Tag Archives: doubt

Living for God’s glory

8 Nov

Oh, how hard I struggle to do this: live for God’s glory. It seems every time I turn around, I have yet another selfish, narcisstic, vain, sinful ambition or motive. Nothing brings these times out like marriage. A few days ago, I listened to a couple sermons on marriage by Tim Keller and in one of them, he says that marriage is used as a santificiation tool. Now, I knew that before I got married, and I do believe God was sanctifying me through Travis even before we were married. But nothing prepared me for this!

If marriage is a sanctification tool, then sanctification happens quite a bit differently than I thought it did before getting married–because I see all my sin coming out, but don’t feel like I’m being “sanctified” from it. I’ve heard it said before “When you pray for patience, does God give you patience or does He give you situations that you have to be patient in?” Marriage is a constant situation that requires so many virtues, all of which I feel I have only a microscopic sliver of–nowhere near the full amount I would need to be a good, humble, servant-minded, submissive wife.

Travis frequently tells me “You’re such a good wife.” While I know that he says it in knowledge of (and in spite of) my sinfulness, I truly feel like I don’t deserve such gratitude or compliments. So I respond “No I’m not.” I fall SO SHORT of who I want to be–and who the gospel says I could be! Just this past weekend, I kept saying and doing things I immediately regretted (over stupid stuff!) and got to the point where I wanted to just go to bed and sleep so that I didn’t have to deal with the stupid, horrible, sinful person I was being.

I know that I’m not believing the gospel. Reading Knowing God by J.I. Packer and listening to those sermons by Tim Keller, I have been shown that I am not resting in God’s opinion of me and in the hope of the gospel. I am living in a “world without windows” as Tim Keller says–meaning I am not living with my eyes set on the hope of heaven but rather set on the concerns of this moment–namely, my own desires, needs, and happiness. When I don’t get MY way, I get angry (and most of the time, I also get even.)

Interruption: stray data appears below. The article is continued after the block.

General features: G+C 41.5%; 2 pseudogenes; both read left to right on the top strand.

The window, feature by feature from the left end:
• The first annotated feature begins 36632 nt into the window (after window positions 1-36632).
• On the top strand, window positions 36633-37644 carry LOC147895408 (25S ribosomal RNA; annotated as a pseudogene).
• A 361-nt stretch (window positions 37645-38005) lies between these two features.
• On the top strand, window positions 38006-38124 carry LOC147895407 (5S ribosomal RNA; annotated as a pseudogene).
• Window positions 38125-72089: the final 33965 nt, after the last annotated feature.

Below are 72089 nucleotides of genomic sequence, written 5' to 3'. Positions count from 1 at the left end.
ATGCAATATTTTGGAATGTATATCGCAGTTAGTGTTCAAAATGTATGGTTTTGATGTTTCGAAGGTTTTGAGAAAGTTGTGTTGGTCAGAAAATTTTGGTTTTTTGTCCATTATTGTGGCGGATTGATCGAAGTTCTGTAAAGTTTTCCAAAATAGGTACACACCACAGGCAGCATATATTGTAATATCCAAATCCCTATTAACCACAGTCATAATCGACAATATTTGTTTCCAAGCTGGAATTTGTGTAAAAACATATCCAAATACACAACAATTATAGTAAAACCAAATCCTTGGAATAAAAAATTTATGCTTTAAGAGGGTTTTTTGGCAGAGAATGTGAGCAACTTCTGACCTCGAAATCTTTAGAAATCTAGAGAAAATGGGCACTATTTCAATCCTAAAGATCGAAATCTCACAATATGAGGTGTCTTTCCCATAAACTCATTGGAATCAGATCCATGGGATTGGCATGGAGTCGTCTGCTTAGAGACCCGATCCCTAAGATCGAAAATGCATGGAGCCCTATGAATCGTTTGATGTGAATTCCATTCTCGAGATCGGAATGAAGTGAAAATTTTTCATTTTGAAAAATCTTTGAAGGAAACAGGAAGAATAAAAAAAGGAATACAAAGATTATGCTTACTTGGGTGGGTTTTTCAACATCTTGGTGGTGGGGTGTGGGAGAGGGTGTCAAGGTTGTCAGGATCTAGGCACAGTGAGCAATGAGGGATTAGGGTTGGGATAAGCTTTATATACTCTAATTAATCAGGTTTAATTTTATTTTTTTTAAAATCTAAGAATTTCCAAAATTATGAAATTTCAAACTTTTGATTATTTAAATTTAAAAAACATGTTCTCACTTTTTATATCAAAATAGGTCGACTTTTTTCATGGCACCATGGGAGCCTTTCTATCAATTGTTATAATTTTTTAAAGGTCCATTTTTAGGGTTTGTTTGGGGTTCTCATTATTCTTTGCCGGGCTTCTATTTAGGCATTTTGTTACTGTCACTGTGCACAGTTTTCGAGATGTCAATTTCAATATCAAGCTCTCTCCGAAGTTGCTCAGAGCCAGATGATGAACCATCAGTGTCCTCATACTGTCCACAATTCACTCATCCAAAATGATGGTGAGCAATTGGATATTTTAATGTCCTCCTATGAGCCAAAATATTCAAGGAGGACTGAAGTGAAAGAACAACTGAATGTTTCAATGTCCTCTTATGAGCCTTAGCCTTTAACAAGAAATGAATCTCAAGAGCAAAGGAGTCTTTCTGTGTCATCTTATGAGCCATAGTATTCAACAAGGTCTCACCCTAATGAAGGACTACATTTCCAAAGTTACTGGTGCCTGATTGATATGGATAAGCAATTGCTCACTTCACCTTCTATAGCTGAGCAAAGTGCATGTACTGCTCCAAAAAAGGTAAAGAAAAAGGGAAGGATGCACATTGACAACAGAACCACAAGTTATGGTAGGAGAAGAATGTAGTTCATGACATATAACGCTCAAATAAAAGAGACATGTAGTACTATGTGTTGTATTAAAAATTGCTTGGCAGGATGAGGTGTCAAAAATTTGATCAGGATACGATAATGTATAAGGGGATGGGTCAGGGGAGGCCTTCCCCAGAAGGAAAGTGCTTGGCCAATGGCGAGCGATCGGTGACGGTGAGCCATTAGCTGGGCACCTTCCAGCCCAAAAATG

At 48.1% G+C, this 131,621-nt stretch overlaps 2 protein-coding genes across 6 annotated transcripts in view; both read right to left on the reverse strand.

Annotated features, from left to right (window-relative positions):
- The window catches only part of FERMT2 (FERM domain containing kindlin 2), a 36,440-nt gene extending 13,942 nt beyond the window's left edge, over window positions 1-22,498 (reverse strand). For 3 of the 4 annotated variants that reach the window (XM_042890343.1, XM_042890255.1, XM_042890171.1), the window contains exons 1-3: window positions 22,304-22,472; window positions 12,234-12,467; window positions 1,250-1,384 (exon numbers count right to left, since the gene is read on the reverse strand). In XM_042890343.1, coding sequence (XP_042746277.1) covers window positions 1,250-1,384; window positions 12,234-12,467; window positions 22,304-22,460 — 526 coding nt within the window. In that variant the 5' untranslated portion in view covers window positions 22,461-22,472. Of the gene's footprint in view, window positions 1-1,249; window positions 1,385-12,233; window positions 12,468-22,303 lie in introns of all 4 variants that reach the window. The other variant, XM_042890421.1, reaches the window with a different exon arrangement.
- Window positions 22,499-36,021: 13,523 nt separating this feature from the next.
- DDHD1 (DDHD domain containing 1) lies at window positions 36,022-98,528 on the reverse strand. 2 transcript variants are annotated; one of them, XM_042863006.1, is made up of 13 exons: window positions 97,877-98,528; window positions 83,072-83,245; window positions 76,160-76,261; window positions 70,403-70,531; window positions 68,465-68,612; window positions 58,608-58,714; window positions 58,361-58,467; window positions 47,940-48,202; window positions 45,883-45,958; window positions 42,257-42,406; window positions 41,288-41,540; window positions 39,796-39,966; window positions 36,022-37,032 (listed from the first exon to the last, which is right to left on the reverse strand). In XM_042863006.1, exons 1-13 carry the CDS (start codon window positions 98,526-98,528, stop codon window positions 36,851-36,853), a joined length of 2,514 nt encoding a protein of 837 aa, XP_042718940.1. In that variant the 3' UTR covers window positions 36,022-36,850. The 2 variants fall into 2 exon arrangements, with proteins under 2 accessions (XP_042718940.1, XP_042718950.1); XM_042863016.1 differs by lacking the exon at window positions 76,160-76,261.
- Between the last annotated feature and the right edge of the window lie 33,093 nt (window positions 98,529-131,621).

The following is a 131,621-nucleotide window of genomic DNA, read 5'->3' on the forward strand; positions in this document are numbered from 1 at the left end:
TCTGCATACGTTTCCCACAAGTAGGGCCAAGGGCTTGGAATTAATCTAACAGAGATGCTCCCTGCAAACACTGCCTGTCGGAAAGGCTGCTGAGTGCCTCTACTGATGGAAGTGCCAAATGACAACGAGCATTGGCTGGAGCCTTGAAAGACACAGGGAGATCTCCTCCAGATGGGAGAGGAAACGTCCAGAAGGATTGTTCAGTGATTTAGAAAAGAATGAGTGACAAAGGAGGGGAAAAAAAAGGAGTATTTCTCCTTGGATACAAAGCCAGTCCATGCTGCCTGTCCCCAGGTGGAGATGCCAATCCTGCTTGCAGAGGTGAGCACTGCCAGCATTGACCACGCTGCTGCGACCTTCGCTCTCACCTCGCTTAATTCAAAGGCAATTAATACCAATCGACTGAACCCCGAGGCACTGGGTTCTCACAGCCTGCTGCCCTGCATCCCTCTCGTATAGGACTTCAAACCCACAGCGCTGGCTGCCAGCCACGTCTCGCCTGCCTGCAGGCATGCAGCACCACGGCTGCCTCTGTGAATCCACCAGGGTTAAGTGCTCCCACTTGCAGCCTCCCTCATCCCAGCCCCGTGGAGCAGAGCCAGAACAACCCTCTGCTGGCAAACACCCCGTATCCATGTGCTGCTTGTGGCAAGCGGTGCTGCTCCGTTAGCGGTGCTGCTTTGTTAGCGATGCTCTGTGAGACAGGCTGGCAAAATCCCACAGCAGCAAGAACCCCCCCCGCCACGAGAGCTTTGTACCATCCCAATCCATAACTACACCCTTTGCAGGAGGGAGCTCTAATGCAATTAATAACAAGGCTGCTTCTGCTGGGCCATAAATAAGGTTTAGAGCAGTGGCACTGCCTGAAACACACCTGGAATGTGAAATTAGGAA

I just read a blog post about marriage and the struggle to believe in the sufficiency of Christ and the gospel by my friend Katie. She wrote, “I know I am being changed daily to be more like Christ, but it seems such a slow process…If I’ve been radically forgiven by Christ for all of my short-comings and for all of the sin in my life, shouldn’t I freely give grace to those around me, especially my husband?” I feel like I could have written those words. Except I probably would’ve said “I know I am being changed daily to be more like Christ…wait, do I know that? It doesn’t seem like ANYTHING is HAPPENING!!”

I have come to realize that while in the bubble of Campus Outreach, I was guilty of using all those truth phrases of the Christian life that have been so conveniently encapsulated into bitesize nuggets (so that the Christian can suavely throw them out in any conversation). Well, that bubble has popped. And all those phrases are still floating around my head–except I no longer know what any of them mean. Oh sure, I could explain them with WORDS. But the practical side of those truths got lost somewhere on the highway between Minneapolis and Denver.

Take, for example, living for the glory of God. I can sort of wrap my mind around the concept. But I can’t for the life of me seem to figure out what that truth means for my life.

Or take Living in light of the gospel. I understand the idea. I also could tell you what the gospel is and why it should effect me. Here is what I would not be able to explain: why it DOESN’T affect me. Why I am left with being the sinful, selfish, stupid person I was before I became a Christian. I know that I will continue to sin as long as I am on the earth. I just didn’t know I would still be so…pathetic.